Tuesday, November 18, 2008

When Meat is Deer

I'm the community butcher.

Tough most years this is a busy time for that, there are currently no deer hanging in our walk-in cooler, and it's unclear whether I'll sharpen the knives this month or not. Even though we're four days into the rifle hunting season for deer, none of our three hunters have been successful yet. Northeast Missouri is about 10% wooded, and has a low human population, which combines to make excellent habitat for deer. Over the course of our 34 years here, the deer population has steadily increased—despite increasingly liberal regulations about hunting limits. (In fact, there are farmers in the county who net more annual income from renting their land to out-of-state hunters for the 11 days of deer season than they do from growing crops.)

While almost all of the omnivorous members of Sandhill have helped take part in processing our meat over the years, one of my homestead niches has been to take the lead on working up the meat from our homegrown animals when their time has come.

While I don't have a taste for killing, and I generally leave that part for others, I am drawn to the role of overseeing the transformation from carcass to food. I view it as part of a sacred trust between myself and what I eat, and I try to honor the spirit of the animal whose life I (and others) have taken by using the carcass as fully and as respectfully as possible. In addition to having the flexibility of cutting up the meat to suit our preferences (getting the right ratio of roasts to ground meat, for example), we make our own sausage, boil the bones to make soup stock, and preserve the scraps as a prized supplement to store-bought dog food.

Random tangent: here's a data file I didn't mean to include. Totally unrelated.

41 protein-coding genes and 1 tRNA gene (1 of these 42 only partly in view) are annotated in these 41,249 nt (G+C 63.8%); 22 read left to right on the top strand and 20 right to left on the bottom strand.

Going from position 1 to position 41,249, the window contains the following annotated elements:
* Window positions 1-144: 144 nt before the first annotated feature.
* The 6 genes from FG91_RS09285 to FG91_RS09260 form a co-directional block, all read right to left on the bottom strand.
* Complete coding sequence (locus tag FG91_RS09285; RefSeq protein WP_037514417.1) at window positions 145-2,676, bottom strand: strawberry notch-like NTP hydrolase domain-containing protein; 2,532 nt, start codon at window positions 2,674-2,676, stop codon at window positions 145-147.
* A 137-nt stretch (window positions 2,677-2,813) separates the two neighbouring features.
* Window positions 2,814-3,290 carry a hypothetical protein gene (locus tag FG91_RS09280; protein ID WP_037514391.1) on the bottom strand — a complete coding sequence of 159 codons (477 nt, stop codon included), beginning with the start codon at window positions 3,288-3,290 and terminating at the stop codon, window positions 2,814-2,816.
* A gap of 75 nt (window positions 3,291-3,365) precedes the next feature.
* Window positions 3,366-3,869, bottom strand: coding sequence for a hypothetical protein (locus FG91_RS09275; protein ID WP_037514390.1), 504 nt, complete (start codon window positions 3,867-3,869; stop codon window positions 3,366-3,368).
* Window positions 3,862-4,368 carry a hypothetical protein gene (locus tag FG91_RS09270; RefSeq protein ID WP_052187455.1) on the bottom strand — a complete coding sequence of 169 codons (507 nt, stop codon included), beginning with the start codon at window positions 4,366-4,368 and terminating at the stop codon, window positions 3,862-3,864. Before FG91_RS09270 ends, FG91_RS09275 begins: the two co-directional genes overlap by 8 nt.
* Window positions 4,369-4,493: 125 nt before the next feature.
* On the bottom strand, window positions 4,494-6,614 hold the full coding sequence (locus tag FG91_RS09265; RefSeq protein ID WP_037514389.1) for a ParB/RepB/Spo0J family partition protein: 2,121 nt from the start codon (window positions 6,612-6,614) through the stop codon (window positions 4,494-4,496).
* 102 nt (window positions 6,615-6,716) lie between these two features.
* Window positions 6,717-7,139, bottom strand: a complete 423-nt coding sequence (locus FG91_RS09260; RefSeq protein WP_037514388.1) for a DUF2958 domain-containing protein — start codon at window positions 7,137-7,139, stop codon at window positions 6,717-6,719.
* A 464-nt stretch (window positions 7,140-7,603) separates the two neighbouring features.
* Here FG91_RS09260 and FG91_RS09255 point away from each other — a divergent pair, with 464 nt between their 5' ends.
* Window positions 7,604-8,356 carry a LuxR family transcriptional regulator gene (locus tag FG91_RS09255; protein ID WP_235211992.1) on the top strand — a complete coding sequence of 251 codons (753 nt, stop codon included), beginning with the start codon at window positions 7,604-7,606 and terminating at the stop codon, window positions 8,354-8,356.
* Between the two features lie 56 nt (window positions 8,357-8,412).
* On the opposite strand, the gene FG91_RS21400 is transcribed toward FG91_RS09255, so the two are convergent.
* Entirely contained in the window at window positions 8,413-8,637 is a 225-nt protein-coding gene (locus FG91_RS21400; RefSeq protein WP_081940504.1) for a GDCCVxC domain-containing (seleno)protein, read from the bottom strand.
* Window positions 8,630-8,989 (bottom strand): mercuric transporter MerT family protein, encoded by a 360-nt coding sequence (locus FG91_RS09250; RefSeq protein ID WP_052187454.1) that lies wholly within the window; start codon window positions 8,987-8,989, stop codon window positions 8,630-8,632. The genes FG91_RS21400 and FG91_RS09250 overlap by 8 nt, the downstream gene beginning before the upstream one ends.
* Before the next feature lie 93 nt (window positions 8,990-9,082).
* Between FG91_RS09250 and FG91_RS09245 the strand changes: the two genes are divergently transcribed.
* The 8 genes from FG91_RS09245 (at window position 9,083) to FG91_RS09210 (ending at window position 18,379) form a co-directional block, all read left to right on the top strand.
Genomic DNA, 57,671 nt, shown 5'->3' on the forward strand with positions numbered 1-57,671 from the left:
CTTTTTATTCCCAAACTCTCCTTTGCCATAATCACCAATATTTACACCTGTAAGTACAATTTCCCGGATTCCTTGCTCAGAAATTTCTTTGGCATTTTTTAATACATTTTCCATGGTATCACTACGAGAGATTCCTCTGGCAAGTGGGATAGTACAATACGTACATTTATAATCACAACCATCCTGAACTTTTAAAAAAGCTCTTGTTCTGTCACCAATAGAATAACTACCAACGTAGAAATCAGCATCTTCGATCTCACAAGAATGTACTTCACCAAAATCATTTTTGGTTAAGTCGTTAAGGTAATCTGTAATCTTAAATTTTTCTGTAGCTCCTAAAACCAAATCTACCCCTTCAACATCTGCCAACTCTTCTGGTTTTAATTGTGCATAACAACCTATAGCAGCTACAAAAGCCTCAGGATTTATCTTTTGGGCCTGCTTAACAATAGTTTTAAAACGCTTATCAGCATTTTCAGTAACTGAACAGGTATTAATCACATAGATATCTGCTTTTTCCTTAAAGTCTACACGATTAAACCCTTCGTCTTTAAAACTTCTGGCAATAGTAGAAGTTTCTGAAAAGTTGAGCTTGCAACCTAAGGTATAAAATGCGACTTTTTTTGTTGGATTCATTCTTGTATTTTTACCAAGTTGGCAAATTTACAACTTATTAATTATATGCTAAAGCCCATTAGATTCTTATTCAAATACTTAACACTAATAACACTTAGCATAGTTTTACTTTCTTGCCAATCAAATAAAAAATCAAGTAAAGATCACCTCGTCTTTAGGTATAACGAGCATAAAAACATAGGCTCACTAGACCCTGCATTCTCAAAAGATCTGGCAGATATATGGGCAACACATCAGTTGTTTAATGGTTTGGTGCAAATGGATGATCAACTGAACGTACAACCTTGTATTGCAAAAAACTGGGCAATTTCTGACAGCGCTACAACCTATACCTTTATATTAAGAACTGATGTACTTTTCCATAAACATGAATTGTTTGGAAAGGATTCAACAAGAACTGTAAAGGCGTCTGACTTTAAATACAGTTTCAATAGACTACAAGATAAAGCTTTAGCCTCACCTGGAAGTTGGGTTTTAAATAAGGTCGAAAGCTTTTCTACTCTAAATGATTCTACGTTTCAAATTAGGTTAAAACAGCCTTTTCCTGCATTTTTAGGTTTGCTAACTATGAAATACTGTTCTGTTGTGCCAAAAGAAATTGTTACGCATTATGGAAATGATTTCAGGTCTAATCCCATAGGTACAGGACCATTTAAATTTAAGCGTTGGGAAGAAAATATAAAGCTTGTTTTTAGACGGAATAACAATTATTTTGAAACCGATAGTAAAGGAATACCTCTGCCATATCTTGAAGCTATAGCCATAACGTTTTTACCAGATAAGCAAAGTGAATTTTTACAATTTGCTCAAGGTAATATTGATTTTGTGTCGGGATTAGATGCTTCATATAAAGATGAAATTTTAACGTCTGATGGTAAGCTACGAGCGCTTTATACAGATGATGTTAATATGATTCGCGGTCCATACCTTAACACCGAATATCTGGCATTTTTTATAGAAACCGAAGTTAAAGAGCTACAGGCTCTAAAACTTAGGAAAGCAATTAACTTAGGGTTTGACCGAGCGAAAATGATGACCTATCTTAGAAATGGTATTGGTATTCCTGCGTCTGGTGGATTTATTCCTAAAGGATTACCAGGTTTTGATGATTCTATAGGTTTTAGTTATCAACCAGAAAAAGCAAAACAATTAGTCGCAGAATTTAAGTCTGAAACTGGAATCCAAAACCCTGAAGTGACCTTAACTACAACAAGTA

Among other things, butchering is one of the bonding rituals I have with my children, and both Jo (21) & Ceilee (27) already have plans to be back on the farm for the 2009 deer season. We're looking forward to a fortnight of family time, culminating in Thanksgiving—which I consider the perfect homestead holiday. The larders will full and the agricultural cycle will be ended; it's a great time to kick back and celebrate the bounty of life with friends and loved ones.

In our first quarter century on the land, no one here had interest in hunting and we relied on the animals we raised domestically for our meat (culled chickens, males born to our milk cows, and sometimes goats, pigs, and turkeys). Steers comprised the lion's share of our domestic meat. However, that shifted when we let go of our dairy program back in the late '90s. Our lead cow contracted Johne's Disease—the bovine equivalent of Crohn's Disease in humans—and we needed to eliminate all cattle from our land for at least a year to kill off the contamination in our soil. After a year of not milking twice a day, people rather enjoyed the increased flexibility in their daily routine. When a neighbor switched his Holstien dairy to an organic operation, we started buying our milk from him and we didn't revive our own herd.

Without milk cows, there were no steers. Ceilee, then a teenager, developed an interest in hunting, and we made the transition from beef to deer as our primary meat source. As an organic farm, it was a somewhat tricky issue. On the one hand, we saved all the grain and pain of domestic care. On the other, we knew what our steers were eating, and we had no control over what the deer were eating. That is, the steer meat was organic, but the deer wasn't. While there are several of plusses to eating deer—the meat is local, lean, and sustainably raised & harvested—all meat is a known sink for environmental poisons and we're taking a risk.

Several years into incoporating deer into our regular diet (at Sandhill we tend to eat a low-meat diet; on average it shows up on our menus only once or twice a week) we haven't noticed any detrimental health consequences. Still, we're keeping an eye on it.

This fall, three different friends had approached me about helping with the butchering so that they could learn the craft. I enjoy teaching and was pleased that folks thought well enough of both my skill and my attitude to apprentice with me. However, there will be no lessons without successful hunting. As there's still another week of the firearm season, the carcasses may yet appear. We'll see.

Meanwhile, it's amusing to realize that as a proess consultant and experienced communitarian, I consider the opportunity to meet to be dear. As a homesteader in northeast Missouri, I also have the opportunity for my meat to be deer.

1 comment:

Anonymous said...

I thought you might find this article in the Guardian interesting: